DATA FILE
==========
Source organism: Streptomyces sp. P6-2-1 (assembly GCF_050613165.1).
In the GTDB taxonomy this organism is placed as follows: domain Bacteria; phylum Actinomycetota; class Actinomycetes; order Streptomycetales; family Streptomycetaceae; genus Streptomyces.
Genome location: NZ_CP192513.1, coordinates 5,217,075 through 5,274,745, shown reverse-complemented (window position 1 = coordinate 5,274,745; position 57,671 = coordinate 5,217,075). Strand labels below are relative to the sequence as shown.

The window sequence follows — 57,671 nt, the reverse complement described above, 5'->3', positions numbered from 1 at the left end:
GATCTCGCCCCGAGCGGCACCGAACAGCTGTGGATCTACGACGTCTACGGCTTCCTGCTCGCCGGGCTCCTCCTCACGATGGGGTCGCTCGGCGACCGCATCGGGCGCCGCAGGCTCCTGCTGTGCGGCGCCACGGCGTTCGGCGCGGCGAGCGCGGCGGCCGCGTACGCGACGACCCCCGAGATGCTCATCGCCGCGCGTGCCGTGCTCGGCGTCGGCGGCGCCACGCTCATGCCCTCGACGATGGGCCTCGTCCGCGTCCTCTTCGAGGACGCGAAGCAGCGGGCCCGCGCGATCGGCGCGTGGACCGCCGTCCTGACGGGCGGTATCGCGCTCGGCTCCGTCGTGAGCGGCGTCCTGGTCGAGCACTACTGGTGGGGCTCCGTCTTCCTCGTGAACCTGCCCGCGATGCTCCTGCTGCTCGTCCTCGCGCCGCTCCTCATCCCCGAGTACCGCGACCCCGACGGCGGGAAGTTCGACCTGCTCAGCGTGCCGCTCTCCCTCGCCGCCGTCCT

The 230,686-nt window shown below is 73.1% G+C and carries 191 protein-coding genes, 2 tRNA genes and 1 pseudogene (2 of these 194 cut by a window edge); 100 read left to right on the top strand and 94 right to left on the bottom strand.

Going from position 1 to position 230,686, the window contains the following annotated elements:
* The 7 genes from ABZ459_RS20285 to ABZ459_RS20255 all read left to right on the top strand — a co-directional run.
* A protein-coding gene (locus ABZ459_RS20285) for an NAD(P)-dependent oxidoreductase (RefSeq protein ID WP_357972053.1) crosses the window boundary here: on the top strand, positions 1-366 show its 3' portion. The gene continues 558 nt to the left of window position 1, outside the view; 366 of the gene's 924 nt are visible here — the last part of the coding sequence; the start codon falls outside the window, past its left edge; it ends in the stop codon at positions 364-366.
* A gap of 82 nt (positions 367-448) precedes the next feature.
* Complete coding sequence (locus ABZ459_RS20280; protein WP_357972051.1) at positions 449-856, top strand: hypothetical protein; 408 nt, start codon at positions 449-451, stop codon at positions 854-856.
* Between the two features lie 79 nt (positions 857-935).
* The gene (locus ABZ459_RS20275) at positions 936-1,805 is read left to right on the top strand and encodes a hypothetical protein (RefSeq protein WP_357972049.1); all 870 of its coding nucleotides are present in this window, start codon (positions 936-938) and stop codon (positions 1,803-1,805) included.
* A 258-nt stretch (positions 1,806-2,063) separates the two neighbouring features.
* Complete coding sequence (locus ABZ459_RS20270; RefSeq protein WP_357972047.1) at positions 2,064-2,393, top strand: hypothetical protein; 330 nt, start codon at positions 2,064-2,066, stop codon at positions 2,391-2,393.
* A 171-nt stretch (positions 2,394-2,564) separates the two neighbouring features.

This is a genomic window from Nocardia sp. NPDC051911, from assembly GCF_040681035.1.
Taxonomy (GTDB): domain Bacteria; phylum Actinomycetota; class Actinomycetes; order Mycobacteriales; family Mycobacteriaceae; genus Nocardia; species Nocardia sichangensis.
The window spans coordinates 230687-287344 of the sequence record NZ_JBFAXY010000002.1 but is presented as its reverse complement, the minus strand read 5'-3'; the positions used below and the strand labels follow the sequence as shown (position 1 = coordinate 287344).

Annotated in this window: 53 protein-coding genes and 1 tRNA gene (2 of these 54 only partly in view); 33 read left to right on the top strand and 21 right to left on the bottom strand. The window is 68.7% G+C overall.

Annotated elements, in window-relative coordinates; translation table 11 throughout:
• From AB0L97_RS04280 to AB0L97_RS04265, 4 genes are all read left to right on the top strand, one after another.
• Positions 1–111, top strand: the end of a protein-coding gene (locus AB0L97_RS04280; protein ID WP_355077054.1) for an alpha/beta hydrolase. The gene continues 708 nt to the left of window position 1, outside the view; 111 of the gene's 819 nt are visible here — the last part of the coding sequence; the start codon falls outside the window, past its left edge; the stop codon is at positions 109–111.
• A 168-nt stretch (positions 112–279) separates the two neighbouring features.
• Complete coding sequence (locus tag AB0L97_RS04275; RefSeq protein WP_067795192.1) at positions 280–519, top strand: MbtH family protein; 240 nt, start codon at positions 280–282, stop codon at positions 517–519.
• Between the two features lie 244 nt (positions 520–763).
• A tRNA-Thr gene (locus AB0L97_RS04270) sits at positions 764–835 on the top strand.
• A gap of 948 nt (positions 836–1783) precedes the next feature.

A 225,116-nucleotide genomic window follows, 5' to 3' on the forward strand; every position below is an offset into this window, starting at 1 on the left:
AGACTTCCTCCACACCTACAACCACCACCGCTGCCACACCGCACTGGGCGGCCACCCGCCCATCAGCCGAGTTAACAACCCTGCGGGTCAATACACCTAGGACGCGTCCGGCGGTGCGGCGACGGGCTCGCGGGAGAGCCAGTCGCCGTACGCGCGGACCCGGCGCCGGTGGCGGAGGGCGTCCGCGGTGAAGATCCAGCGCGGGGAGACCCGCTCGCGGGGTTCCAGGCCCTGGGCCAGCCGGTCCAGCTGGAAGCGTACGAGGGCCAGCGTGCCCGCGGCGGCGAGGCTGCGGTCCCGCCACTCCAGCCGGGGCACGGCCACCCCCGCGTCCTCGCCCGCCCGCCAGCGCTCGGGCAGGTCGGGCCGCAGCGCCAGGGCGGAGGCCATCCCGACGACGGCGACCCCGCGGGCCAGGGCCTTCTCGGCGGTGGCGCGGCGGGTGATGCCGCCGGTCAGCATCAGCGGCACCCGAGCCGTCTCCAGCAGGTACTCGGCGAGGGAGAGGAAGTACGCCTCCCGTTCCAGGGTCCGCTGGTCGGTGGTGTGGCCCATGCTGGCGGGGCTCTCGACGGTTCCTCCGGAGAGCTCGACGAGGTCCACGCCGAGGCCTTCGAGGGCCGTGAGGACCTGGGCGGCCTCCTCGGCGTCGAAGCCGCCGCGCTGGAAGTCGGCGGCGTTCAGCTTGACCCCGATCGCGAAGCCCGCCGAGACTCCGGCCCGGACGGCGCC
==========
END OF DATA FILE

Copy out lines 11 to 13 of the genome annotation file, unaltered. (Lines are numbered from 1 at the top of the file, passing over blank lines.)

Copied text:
* Complete coding sequence (locus ABZ459_RS20280; protein WP_357972051.1) at positions 449-856, top strand: hypothetical protein; 408 nt, start codon at positions 449-451, stop codon at positions 854-856.
* Between the two features lie 79 nt (positions 857-935).
* The gene (locus ABZ459_RS20275) at positions 936-1,805 is read left to right on the top strand and encodes a hypothetical protein (RefSeq protein WP_357972049.1); all 870 of its coding nucleotides are present in this window, start codon (positions 936-938) and stop codon (positions 1,803-1,805) included.